Baseball players like their stimulants: the annual drug report is released

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Major League Baseball and the MLBPA just released the annual public report from the Joint Drug Prevention and Treatment Program’s Independent Program Administrator. Which is basically the State of Drugs in Baseball report. Highlights:

  • There were 3868 drug tests given for PEDs in 2011;
  • Thirteen tests resulted in positives which resulted in discipline, 12 of which were for stimulants and only one of which was for what the drug program calls “a performance enhancing substance”;
  • There were 111 therapeutic use exemptions, allowing players to use otherwise banned substances. 105 of those were for ADD, two for high blood pressure, two for post-concussion syndrome, one for hypogonadism, and one for narcolepsy.

As Jeff Passan noted on Twitter a few minutes ago, those ADD exemptions represent 8.8% of 40-man rosters.  It is estimated that 4.7 percent of adults have ADD.

ADD drugs are stimulants and stimulants are the most commonly abused drugs by ballplayers. Just sayin’!

Drew Smyly has a torn UCL, will undergo Tommy John surgery

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Ryan Divish of the Seattle Times reports that Mariners starter Drew Smyly has a torn UCL and will undergo Tommy John surgery.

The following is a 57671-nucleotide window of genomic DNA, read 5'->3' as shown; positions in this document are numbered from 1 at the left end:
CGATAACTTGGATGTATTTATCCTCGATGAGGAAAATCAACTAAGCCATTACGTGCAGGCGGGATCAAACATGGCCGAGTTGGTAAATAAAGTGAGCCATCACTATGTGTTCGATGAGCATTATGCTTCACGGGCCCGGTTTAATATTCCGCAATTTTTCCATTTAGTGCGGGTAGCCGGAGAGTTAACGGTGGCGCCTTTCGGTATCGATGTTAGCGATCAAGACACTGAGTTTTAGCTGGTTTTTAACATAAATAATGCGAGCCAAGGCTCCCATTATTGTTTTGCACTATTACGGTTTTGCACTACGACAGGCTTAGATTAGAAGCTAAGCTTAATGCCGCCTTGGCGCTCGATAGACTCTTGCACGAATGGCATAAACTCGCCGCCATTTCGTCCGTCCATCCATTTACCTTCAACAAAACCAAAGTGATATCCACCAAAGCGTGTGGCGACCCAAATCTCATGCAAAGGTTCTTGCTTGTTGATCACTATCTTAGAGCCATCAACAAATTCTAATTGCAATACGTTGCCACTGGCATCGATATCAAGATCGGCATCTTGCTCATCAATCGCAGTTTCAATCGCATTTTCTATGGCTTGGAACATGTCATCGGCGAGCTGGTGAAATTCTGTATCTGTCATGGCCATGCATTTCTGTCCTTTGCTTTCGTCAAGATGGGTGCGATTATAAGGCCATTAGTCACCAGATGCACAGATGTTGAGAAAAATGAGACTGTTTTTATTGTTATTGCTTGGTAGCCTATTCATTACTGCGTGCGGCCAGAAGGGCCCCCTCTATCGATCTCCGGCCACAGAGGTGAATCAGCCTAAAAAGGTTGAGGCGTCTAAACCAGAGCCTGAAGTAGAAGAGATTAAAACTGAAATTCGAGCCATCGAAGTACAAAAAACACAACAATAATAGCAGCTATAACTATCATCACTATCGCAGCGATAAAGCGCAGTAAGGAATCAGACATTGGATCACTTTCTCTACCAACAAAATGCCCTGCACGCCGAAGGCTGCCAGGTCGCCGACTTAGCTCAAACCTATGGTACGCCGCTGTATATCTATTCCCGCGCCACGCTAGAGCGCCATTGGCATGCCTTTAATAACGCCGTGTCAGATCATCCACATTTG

Smyly was diagnosed with a flexor strain in his left elbow at the end of spring training. He had been on the shelf since then, but was throwing bullpen sessions. He was set to throw his first simulated game today, but that was scratched after he said his arm didn’t feel right in his last throwing session. The Mariners called it “a little setback.” A reexamination shows that this is not little, obviously.

The Mariners acquired Smyly in January for outfielder Mallex Smith and two minor leaguers, and were expected to utilize the lefty as a core member of their rotation in 2017. Now he’s going to miss all of this season and, given that he’s on a one-year deal, will be released by the team at the end of the season. Odds are that he’ll be unable to pitch for most of 2018.

Tough break.

Miguel Montero to be designated for assignment

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A play in three acts:

I.

Miguel Montero talks smack about his teammate

II.

A team leader talks smack about Miguel Montero

III.

The Cubs get rid of Miguel Montero:

This is rather surprising. As I said in the last post, I figured he’d apologize today and it’d all be in the past. Guess not. Even more surprising: we learned earlier this week that the key to good clubhouse chemistry is having a teammate everyone hates. Guess that only works for the Giants.

Montero is making $14 million this season, so the Cubs are definitely eating some money to make a headache go away. They’re also losing some offensive production, as Montero has hit a nice .286/.366/.439 on the season. His terrible defense against opposing baserunners mitigates that, of course. And the whole “pissing off everyone in the clubhouse” thing isn’t exactly working out for him either, so here we are.

Oh well, have a good one, Miguel.